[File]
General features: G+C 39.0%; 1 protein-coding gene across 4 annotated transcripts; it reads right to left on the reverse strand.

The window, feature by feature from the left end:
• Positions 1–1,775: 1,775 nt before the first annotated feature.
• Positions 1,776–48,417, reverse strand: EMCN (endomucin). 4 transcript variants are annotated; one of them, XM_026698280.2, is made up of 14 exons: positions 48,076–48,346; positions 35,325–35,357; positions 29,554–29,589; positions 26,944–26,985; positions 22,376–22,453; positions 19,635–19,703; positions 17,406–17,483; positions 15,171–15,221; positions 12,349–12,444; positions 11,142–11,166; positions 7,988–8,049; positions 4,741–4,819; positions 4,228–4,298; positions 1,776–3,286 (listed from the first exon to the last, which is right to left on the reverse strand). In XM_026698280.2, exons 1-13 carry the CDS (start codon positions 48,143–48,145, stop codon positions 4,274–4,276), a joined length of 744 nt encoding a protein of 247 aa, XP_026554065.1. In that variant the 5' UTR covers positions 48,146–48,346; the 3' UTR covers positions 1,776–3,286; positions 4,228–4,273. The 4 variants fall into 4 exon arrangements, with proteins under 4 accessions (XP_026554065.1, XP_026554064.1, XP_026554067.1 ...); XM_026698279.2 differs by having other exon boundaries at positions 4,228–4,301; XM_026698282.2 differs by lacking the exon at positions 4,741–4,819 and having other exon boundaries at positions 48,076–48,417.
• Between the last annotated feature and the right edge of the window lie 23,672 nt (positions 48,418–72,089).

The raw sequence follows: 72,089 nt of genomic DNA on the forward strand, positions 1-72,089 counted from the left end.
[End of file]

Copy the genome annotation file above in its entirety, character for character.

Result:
General features: G+C 39.0%; 1 protein-coding gene across 4 annotated transcripts; it reads right to left on the reverse strand.

The window, feature by feature from the left end:
• Positions 1–1,775: 1,775 nt before the first annotated feature.
• Positions 1,776–48,417, reverse strand: EMCN (endomucin). 4 transcript variants are annotated; one of them, XM_026698280.2, is made up of 14 exons: positions 48,076–48,346; positions 35,325–35,357; positions 29,554–29,589; positions 26,944–26,985; positions 22,376–22,453; positions 19,635–19,703; positions 17,406–17,483; positions 15,171–15,221; positions 12,349–12,444; positions 11,142–11,166; positions 7,988–8,049; positions 4,741–4,819; positions 4,228–4,298; positions 1,776–3,286 (listed from the first exon to the last, which is right to left on the reverse strand). In XM_026698280.2, exons 1-13 carry the CDS (start codon positions 48,143–48,145, stop codon positions 4,274–4,276), a joined length of 744 nt encoding a protein of 247 aa, XP_026554065.1. In that variant the 5' UTR covers positions 48,146–48,346; the 3' UTR covers positions 1,776–3,286; positions 4,228–4,273. The 4 variants fall into 4 exon arrangements, with proteins under 4 accessions (XP_026554065.1, XP_026554064.1, XP_026554067.1 ...); XM_026698279.2 differs by having other exon boundaries at positions 4,228–4,301; XM_026698282.2 differs by lacking the exon at positions 4,741–4,819 and having other exon boundaries at positions 48,076–48,417.
• Between the last annotated feature and the right edge of the window lie 23,672 nt (positions 48,418–72,089).

The raw sequence follows: 72,089 nt of genomic DNA on the forward strand, positions 1-72,089 counted from the left end.